The Rag. The Rag is not just our city’s longest-running poetry zine, it’s practically an institution, currently on its 150th free monthly issue. The Rag, a single-sheet, tri-folded, brochure-style publication can be found in displays at every other used bookstore in town — Bird Song has it for sure, as does Acequia Booksellers, Page One Bookstore, and many other places. The poems are often political, often beautiful...sometimes forgettable, but rarely just bad. You can also contact The Rag, to submit poems, or to order a fifteen-dollar annual subscription, at email@example.com, or through Karin Bradberry, 11322 Campo del Sol NE, Albuquerque, NM 87123.
What We Don’t Know. This is a one-off, a half-sized, staple-bound, mostly-collaged group zine made by sixteen different Albuquerque locals at a December 2010 zine-making party. It’s a pretty random assortment with no easily discernible common theme, but it’s kind of an interesting read. My favorite parts are the hand-drawn page about some sort of mythical warriors doing battle with evil doctors and hospitals who put “poison...in your blood” and “kill your babies! And make you pay them” — so, that, that part’s neat — and then the collage of a dead-eyed, unsettlingly muscular Gumby proclaiming to a giant brain and two eclipse-viewing young boys that “Teams of robots might someday be sent / into a village to flush out terrorists.” You might still be able to pick up a free copy of this zine at Cellar Door, or better yet, next time you’re with a cool group of friends, suggest making a group zine of your own. Put together a page or two apiece, and then parade on down to the copy shop. It’s easy! And fun! I was there for the creation of this one, and I wish I’d thought of this concept years ago. And if you do make one, please consider sending me a copy to review.
Wig Wam Bam. Now this is it. This is the one. Captain America’s Wig Wam Bam is the classic (and still-happening) Albuquerque zine. It’s the one that directly inspired the one you’re reading right now, and it’s been around in some form or another since 1998. Comprised mostly of local concert reviews written by knowledgeable, enthusiastic, funny people — mainly by Captain America, but with some help from contributors — Wig Wam Bam also contains local album and single reviews, deftly placed clip art, and the occasional comic, and I can think of no more enjoyable local zine experience than to pick up a copy of this and tear through it from cover to cover. Issue #93 just came out, and frankly, it’s a joy. I can no longer imagine local youth culture without Wig Wam Bam, nor do I want to. Copies, bound with one staple along the folded side, are usually available at the Kosmos, a.k.a. the best place in town, but also at the Launchpad sometimes, the Silver Board Shop, Natural Sound, Free Radicals Clothing & Accessories, Burt’s Tiki Lounge, and elsewhere. Contact Captain America at firstname.lastname@example.org; see most of the zine online at Thewigwambam.com; or send mail to P.O. Box 4865, Albuquerque, NM 87196. Don’t miss this one, don’t miss this one, don’t miss this one,don’t miss this one.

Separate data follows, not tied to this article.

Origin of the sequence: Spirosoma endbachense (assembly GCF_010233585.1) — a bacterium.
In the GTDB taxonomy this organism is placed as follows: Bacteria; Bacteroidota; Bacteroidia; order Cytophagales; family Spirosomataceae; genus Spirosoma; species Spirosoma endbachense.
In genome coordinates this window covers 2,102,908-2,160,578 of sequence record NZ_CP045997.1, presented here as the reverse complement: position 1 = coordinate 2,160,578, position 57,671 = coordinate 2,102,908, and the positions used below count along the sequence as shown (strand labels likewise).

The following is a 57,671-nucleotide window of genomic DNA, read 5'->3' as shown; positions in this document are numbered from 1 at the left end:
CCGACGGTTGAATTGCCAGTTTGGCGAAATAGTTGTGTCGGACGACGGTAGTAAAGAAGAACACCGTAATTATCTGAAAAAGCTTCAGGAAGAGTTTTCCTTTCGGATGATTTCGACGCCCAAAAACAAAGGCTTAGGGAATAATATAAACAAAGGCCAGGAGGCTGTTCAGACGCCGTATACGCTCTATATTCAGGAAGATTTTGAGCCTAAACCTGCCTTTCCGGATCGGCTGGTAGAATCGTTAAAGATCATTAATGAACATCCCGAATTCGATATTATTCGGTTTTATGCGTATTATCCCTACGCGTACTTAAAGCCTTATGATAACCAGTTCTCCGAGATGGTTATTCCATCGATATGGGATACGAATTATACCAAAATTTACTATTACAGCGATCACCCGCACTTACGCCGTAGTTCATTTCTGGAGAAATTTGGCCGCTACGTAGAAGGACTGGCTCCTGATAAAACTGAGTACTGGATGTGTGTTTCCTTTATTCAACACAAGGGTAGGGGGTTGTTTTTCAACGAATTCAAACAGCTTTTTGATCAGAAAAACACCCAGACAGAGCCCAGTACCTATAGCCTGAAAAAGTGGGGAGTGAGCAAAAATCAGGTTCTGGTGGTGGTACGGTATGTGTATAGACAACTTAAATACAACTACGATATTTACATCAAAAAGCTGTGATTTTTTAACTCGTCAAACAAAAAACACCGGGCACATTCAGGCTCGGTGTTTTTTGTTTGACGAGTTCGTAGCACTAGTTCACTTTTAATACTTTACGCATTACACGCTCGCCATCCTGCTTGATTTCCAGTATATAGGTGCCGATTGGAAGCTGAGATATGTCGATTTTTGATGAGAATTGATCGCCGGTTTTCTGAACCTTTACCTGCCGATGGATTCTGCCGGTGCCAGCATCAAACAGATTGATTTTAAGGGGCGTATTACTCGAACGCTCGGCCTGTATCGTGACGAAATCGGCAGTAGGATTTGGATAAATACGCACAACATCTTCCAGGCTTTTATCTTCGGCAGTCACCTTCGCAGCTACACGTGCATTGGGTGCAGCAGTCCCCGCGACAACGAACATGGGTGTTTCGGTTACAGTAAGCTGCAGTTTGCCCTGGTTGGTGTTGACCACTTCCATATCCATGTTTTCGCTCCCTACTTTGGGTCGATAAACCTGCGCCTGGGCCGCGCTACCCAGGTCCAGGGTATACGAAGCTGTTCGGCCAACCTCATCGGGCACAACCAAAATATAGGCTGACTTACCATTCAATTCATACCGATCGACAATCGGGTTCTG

An Underground Guide to Albuquerque. When I showed my friend Lisa this recently, she disdainfully said, “That’s not a zine,” and I suppose that case could be made, because it is such a slickly produced, beautiful, book-bound object d’art. This free annual underground directory really is gorgeous, with clean, dark, block-print-style lines and artwork throughout, a great sense of humor, and a ton of great leads written by people who actually live here and even kind of like it. An Alibireader poll recently ranked this as Albuquerque’s third best zine — so see, Lisa, it’s a zine, readers of an alternative weekly newspaper say so! — with The Nightly Noodle Monthly ranking second and Wig Wam Bam placing first. The back matter in this is also a lot of fun, with activities, art and comics, and even (in the 2010 issue) a paper doll of Don Schrader, our local urine-drinking semi-nudist icon. Pick up a copy at Birdsong Books (on those excellent front and back tables of theirs), find them on Facebook, or check them out online at Gourmetbooks.com. They only print 2,500 copies a year, so don’t dally in finding one.
-8 850 Sport. This zine, named here by me for what’s stamped on its cover, is about as local as a zine can get. This thing is hyperlocal. I mean...there’s only one copy of it. My friend Ian found this in alleyway last year and passed it on to me, and I plan to pass it on to someone else. Bound with two metal rings, its pages are license plates cut in half, with old photos, magazine words, a lace doily, frames, maps, pocket games, matchbooks, rusting metal, nails, and even a Scrabble tile glued to its pages. These items in turn are painted over and drawn on, and the whole thing is just one of the coolest art pieces ever, with the added charm of being really mysterious. Who made it? Where is it from? What does it all mean? Hell if I know! I have no idea! There’s a signature on the inside of the back cover — “P. Eula,” it might say, though I’m not sure. Ask me nicely sometime, and if I haven’t already left it in the FREE(K) BOX, I’ll pass it onto you, if you’ll promise to do the same to someone else and to keep it local. Be warned though, it’s dangerous — sharp-edged and jagged — art that can actually make you bleed. Art! It’s not as dangerous as my planned zine bound in taped-together used syringes I dug out from the dumpster behind a methadone clinic, but still, it is kind of sharp.